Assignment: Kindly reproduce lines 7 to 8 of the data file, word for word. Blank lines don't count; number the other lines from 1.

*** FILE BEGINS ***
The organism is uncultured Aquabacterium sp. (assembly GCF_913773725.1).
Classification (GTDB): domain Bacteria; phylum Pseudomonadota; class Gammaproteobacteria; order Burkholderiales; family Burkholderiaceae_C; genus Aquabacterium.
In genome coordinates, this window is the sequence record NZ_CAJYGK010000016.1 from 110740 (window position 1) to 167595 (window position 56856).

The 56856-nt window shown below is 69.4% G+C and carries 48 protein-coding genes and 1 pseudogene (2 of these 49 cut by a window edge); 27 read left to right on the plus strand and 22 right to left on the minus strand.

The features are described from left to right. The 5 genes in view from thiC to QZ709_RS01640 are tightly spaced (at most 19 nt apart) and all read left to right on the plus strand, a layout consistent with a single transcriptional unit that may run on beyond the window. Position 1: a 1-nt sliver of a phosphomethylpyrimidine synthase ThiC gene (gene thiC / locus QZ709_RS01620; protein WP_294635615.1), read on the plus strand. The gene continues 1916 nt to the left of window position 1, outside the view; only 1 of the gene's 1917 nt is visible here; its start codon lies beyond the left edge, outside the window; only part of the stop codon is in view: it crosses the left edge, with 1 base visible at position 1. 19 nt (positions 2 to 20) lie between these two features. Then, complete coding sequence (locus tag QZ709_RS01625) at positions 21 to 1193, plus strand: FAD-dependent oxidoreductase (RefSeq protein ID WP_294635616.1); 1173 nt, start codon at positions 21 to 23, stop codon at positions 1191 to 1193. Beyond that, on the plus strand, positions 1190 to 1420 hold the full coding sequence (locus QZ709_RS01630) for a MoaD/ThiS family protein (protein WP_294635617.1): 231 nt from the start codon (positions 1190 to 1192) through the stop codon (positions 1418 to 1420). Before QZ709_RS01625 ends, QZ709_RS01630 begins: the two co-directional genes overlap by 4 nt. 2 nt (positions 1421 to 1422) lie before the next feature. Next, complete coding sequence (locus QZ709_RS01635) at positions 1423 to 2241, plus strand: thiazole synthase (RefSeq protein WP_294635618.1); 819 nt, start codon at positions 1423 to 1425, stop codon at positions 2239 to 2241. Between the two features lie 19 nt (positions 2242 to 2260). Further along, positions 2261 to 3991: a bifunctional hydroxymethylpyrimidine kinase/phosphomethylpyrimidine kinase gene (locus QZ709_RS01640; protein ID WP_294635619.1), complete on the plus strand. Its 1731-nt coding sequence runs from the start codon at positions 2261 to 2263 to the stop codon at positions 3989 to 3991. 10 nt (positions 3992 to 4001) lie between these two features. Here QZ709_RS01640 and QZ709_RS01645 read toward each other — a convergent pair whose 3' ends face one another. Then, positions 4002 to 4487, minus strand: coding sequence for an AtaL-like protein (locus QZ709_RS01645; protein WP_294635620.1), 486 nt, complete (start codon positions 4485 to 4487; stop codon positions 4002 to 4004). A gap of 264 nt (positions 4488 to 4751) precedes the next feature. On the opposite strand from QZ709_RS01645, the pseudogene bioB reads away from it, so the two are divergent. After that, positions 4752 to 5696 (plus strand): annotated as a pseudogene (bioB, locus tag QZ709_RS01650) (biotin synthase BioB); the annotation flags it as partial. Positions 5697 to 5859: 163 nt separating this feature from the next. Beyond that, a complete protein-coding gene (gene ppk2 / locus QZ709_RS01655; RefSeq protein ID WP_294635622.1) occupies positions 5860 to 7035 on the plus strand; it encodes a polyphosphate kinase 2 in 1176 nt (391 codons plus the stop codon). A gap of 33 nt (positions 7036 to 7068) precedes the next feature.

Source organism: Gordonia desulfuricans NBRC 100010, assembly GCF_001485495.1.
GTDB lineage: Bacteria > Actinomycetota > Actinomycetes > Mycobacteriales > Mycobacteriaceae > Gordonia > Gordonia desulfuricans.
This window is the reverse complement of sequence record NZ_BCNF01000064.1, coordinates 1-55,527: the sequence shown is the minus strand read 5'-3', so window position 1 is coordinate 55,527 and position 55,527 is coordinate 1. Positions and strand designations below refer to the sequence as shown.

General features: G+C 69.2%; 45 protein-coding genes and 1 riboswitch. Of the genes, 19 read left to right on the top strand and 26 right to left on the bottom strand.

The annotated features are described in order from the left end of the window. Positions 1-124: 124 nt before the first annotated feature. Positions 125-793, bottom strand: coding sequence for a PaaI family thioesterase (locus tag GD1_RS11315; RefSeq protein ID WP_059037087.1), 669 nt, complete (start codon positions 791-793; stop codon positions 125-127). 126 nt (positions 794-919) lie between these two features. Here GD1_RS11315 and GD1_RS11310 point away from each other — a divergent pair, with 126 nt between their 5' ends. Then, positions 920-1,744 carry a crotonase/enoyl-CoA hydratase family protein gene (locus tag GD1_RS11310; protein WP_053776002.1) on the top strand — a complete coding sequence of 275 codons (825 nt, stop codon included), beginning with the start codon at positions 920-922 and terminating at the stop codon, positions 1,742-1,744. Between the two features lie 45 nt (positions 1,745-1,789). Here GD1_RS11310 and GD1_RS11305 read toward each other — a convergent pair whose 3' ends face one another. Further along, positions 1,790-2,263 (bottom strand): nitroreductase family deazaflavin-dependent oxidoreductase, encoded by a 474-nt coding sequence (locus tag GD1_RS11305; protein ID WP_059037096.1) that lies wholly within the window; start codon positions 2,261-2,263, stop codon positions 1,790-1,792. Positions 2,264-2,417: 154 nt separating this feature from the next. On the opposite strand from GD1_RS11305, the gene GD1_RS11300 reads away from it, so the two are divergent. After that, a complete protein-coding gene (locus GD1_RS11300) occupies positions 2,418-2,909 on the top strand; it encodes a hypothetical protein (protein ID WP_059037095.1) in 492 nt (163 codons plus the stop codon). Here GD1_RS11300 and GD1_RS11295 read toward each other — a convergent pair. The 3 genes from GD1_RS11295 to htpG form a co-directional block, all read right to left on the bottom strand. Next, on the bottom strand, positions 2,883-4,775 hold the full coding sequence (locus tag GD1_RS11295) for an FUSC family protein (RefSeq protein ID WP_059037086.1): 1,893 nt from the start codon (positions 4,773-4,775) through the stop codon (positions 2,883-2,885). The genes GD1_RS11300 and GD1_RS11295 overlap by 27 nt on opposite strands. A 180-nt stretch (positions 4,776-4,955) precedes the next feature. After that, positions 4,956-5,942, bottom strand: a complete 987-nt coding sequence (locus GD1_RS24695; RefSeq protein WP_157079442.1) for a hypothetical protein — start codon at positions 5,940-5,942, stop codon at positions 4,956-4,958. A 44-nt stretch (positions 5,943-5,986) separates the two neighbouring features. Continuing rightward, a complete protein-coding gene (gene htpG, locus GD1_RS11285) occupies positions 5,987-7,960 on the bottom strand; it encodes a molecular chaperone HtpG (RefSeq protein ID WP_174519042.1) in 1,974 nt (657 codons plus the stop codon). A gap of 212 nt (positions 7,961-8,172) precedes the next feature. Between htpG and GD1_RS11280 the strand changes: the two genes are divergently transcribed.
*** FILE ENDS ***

GTDB lineage: Bacteria > Actinomycetota > Actinomycetes > Mycobacteriales > Mycobacteriaceae > Gordonia > Gordonia desulfuricans.
This window is the reverse complement of sequence record NZ_BCNF01000064.1, coordinates 1-55,527: the sequence shown is the minus strand read 5'-3', so window position 1 is coordinate 55,527 and position 55,527 is coordinate 1. Positions and strand designations below refer to the sequence as shown.